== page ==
ASK ABDI: WHY DOES MY SCARED LITTLE GIRL COME OUT SO STRONGLY?

 
Abdi Assadi 03_31_18.jpg
 

QUESTION: At this very moment, I am writing with a little peace in my heart, and despite my anger, an understanding to forgive others not because they deserve forgiveness, but because I deserve peace. I want to depend on my connection to this soft place, where I am okay with myself no matter what’s happening around me. 

I am in the process of noticing my exhaustion from being so busy "keeping it all together", that all my energy has been depleted. I perhaps don’t quite understand what the terror was growing up with my parents and siblings, or perhaps it’s my lineage and ancestry too, but I know I have been living with all the fear, panic, and hardness that my parents carry too. I don’t want to become hard like them, reacting mechanically to situations. In my case, this scared little girl that lives inside me. I have strong feelings of regression that lead to anger when these automated, hard, patterned reactions come up. With my parents, when I “give them what they want”, I feel I'm betraying my true self. When I take my space and try to keep my boundaries and protect my “inner little girl”, I carry the guilt that I am betraying them. It’s exhausting, as you see I carry the feeling of guilt either way. 

Breaking the pattern and trying to be my highest version of my true self seems to be part of where my anger comes up, like growing pains. And I know the more I notice it, the more I can make friends with it. With my independence and distance from my parents, it’s almost like I am punishing them for making me feel like this. But when I think, I know that the person I am punishing is myself.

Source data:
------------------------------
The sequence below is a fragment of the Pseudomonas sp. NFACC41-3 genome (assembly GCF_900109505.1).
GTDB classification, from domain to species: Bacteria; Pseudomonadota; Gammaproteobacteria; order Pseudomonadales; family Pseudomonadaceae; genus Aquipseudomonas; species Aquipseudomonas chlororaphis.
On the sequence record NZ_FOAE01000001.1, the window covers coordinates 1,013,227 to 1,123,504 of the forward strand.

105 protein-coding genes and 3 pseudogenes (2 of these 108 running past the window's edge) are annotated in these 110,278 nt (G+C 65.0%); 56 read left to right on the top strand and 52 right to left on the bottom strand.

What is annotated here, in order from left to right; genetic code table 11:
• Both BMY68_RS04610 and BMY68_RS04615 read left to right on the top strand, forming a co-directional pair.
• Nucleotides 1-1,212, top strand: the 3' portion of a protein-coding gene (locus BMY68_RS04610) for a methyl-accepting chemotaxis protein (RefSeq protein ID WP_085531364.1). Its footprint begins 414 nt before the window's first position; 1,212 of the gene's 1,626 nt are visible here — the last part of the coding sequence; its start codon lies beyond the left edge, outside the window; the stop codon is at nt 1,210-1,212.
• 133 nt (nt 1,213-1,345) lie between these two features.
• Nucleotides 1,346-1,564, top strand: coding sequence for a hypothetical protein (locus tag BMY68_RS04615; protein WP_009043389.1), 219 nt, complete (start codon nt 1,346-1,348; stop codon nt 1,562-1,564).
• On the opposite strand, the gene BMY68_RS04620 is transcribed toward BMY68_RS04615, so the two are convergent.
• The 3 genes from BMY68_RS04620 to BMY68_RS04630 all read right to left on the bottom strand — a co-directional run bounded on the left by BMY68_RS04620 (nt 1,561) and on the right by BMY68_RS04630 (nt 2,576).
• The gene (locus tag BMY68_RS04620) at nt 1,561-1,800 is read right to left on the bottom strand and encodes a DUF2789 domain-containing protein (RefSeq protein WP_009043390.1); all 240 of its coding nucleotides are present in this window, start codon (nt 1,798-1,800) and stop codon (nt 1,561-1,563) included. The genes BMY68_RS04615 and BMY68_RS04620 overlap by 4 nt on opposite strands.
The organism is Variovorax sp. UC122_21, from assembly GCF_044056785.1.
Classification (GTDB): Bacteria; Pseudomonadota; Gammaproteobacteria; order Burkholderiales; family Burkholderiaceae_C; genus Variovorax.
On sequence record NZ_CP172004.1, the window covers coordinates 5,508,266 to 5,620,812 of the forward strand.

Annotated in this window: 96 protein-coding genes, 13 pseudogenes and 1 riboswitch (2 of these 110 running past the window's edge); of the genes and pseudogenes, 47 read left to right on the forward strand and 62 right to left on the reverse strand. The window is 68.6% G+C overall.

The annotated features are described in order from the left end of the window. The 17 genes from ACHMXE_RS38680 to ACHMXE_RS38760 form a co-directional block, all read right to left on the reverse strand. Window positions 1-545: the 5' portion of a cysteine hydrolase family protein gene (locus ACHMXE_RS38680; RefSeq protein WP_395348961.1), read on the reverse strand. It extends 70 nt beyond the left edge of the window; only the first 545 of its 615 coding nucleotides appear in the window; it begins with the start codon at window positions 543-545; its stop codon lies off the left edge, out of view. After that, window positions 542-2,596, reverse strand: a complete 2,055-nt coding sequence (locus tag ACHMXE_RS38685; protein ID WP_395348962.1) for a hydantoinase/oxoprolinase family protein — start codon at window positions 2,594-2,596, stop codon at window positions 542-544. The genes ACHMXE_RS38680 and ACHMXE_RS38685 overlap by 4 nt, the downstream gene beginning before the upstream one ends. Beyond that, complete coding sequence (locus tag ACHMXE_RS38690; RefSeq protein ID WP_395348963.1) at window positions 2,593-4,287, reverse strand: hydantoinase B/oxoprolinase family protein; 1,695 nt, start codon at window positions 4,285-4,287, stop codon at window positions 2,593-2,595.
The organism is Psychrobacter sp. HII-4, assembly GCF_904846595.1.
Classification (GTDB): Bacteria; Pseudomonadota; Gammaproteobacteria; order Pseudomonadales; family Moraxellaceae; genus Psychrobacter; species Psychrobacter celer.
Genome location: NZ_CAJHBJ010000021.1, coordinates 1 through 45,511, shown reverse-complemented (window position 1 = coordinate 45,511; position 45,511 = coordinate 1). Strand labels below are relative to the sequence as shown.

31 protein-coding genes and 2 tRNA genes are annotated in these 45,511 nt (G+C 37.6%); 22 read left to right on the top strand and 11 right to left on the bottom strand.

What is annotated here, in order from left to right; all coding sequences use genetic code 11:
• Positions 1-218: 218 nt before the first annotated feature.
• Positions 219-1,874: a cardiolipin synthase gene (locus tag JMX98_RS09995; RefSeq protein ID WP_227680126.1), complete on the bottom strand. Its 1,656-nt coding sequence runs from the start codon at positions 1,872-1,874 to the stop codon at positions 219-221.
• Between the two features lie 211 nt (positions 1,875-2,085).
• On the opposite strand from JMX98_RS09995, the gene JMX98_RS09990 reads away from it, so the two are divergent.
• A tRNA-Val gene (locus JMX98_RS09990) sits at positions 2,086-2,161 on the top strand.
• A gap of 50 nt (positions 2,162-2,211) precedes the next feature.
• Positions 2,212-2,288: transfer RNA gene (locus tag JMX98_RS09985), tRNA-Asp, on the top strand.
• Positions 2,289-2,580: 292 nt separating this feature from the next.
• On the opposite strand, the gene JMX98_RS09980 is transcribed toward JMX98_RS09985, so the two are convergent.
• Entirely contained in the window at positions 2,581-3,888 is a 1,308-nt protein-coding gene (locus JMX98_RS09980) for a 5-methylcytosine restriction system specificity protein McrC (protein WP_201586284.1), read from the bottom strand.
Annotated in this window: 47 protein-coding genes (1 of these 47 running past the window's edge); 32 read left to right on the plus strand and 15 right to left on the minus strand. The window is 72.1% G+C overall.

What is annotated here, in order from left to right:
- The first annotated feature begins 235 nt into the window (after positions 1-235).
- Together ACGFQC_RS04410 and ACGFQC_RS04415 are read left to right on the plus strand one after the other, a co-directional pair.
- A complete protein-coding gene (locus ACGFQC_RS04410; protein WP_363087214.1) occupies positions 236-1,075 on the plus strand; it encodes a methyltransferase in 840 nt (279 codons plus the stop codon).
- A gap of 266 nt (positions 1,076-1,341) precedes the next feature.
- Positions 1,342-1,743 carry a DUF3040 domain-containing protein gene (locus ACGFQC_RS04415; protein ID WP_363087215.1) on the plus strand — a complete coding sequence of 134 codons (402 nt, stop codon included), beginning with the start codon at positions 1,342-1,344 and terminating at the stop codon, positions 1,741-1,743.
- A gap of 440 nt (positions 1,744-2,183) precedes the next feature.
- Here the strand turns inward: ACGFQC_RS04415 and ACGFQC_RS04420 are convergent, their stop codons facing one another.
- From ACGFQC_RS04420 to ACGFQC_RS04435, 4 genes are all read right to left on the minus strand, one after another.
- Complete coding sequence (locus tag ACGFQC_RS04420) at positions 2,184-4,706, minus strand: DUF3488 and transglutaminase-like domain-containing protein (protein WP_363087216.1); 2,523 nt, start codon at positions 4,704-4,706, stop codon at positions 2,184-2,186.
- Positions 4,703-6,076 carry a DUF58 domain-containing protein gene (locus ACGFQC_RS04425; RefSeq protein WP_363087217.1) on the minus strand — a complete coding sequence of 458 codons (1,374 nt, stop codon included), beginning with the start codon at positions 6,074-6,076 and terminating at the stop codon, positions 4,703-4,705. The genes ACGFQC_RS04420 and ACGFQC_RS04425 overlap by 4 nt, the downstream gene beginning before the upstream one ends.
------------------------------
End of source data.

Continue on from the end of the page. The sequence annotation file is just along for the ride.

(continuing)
Seeing my parents for who they are with no judgment and seeing who I truly am - the gap there is so big and brings out so much anger, I was never brave enough to live it. Anger for who they are or how I think they view me, guilt for thinking I have disappointed them and not feeling the same connection to their nationality and religion, anger for knowing they will never understand me, anger that they don’t see me for who I am, anger for feeling controlled and never seen or heard for my truths, anger that I do not let who I am shine brighter - when all I want is the freedom to not care what others approve or expect and that it’s enough if I can only see myself for who I am. I know this is all a healthy transition into making more space for my inner little girl and myself as I wake up, and therefore for those around me. But I know the mind will kick in soon into old familiar false “safe” patterns telling me the same old stories, the more the triggers kick in. And I know that’s okay too. Change doesn’t happen in a day, the process is just so long, lonely, and painful. And yet worth it for the few hours of magical inner peace that come to visit here and there along the way. 

I know that how I am viewing myself is all that matters, so why then do I connect my pain and fears so strongly to them? Why does the scared little girl come out so strongly? What was so traumatic? I can’t even remember anymore. It’s so hard for me to acknowledge my accomplishments of having my husband, my little boys, my businesses, my growing life, and my self-love if I don’t have this inner peace about my relationship to my parents (whether I talk to them or not). I guess I wasn’t raised with these tools I am searching for, but is that the reason why I am so hard on myself? Is it me who is being judgmental and not accepting of who others are? Do my parents treat me like that little girl because that’s how I feel when I'm around them?